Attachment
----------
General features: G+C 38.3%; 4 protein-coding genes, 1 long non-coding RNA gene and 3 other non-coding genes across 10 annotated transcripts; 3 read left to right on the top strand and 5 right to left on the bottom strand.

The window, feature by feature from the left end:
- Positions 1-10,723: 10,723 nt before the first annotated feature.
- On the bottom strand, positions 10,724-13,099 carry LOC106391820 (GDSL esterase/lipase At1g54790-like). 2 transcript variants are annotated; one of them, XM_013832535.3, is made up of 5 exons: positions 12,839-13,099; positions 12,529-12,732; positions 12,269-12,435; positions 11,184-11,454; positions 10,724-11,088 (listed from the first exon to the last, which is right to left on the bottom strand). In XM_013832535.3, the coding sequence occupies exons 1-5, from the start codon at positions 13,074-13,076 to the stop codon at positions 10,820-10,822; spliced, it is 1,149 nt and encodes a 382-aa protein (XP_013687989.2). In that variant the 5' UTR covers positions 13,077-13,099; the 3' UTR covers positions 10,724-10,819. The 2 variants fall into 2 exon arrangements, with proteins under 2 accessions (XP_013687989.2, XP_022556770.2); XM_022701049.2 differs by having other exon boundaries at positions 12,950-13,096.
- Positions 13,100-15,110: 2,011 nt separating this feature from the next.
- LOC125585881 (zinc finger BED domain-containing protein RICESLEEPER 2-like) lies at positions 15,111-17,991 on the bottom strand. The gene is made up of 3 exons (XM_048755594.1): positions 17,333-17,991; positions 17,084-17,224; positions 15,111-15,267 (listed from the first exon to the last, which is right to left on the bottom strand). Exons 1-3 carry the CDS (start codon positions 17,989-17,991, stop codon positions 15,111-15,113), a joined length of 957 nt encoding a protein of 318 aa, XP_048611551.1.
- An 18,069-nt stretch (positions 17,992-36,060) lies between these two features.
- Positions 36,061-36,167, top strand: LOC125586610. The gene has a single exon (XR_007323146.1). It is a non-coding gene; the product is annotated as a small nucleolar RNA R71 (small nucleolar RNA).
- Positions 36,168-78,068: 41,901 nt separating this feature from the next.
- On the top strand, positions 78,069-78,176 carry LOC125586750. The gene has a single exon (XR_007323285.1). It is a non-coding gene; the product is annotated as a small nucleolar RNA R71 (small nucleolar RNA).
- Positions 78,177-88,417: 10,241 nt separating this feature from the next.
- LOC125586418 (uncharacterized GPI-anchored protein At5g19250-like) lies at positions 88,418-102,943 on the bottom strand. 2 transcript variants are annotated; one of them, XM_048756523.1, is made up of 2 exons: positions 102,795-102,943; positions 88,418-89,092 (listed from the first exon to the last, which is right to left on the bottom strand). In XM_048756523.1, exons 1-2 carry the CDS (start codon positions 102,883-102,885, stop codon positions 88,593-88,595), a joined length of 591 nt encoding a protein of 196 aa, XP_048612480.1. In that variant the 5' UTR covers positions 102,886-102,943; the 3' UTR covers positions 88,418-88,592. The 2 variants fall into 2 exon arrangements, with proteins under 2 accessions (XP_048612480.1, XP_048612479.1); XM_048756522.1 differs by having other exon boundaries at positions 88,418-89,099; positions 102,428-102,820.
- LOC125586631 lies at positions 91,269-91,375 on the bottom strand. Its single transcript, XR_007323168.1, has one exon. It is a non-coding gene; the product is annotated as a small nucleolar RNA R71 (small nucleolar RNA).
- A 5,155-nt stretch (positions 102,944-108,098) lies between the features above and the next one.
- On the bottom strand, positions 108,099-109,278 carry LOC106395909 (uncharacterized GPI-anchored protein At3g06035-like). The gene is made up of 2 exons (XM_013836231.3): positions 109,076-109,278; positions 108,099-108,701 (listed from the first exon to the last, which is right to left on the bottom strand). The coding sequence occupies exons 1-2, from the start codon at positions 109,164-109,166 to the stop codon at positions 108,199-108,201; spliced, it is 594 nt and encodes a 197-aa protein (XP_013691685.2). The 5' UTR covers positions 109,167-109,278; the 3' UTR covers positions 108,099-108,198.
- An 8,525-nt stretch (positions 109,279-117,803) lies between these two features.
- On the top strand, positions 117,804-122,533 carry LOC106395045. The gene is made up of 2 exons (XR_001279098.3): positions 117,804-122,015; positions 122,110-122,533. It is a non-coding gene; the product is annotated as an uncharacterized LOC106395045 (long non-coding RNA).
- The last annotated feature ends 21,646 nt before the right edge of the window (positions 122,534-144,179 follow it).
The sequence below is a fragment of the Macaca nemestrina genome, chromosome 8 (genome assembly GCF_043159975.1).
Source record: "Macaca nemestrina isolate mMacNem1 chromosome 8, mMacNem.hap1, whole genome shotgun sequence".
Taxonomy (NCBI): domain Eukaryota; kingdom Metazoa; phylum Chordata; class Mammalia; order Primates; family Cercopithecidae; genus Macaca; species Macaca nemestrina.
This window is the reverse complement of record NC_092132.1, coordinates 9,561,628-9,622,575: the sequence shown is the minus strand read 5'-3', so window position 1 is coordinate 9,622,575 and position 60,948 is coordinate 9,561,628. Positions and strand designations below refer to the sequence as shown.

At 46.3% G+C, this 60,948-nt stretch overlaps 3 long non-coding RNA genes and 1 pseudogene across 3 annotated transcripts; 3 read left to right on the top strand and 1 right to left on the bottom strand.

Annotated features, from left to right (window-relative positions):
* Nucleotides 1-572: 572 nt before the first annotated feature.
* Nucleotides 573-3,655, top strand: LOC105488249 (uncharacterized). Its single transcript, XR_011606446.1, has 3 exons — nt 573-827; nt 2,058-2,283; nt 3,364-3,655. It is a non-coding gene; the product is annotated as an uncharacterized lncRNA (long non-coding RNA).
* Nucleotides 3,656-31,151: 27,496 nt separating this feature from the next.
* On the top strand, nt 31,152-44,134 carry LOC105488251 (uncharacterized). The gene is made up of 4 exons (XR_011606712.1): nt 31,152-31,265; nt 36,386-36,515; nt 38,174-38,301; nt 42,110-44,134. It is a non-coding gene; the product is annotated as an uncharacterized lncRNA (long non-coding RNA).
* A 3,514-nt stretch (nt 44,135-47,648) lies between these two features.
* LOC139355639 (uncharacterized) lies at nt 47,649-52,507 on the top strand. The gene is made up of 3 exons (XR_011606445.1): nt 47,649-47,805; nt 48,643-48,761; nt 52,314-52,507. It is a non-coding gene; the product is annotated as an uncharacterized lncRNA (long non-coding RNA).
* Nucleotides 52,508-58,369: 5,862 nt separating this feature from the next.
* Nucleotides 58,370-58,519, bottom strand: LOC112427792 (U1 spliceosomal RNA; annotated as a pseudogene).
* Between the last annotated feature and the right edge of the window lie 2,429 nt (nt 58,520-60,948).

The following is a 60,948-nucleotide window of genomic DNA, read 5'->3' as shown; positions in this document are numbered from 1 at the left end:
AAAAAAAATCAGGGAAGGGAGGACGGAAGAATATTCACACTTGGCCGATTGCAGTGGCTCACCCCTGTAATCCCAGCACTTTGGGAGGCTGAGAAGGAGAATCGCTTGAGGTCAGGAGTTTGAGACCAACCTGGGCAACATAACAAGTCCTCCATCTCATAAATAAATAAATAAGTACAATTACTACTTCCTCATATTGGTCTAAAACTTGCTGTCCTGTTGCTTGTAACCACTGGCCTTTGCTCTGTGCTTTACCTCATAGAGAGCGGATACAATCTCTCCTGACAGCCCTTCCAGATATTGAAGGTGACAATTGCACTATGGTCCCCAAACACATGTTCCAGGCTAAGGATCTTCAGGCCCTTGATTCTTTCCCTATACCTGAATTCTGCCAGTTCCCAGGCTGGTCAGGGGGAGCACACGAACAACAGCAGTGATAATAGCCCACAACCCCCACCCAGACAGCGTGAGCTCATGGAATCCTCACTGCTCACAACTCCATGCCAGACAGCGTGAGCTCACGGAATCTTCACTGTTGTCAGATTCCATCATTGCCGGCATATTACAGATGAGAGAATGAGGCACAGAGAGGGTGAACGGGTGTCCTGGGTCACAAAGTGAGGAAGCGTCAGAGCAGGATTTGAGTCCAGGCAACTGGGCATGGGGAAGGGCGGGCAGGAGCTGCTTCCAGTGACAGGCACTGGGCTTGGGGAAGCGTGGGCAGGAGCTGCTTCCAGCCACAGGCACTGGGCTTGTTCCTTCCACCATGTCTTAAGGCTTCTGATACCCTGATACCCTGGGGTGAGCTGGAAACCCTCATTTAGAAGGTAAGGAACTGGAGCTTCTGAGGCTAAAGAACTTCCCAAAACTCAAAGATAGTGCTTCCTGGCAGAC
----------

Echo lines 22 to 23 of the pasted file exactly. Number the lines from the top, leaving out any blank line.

This window is the reverse complement of record NC_092132.1, coordinates 9,561,628-9,622,575: the sequence shown is the minus strand read 5'-3', so window position 1 is coordinate 9,622,575 and position 60,948 is coordinate 9,561,628. Positions and strand designations below refer to the sequence as shown.

At 46.3% G+C, this 60,948-nt stretch overlaps 3 long non-coding RNA genes and 1 pseudogene across 3 annotated transcripts; 3 read left to right on the top strand and 1 right to left on the bottom strand.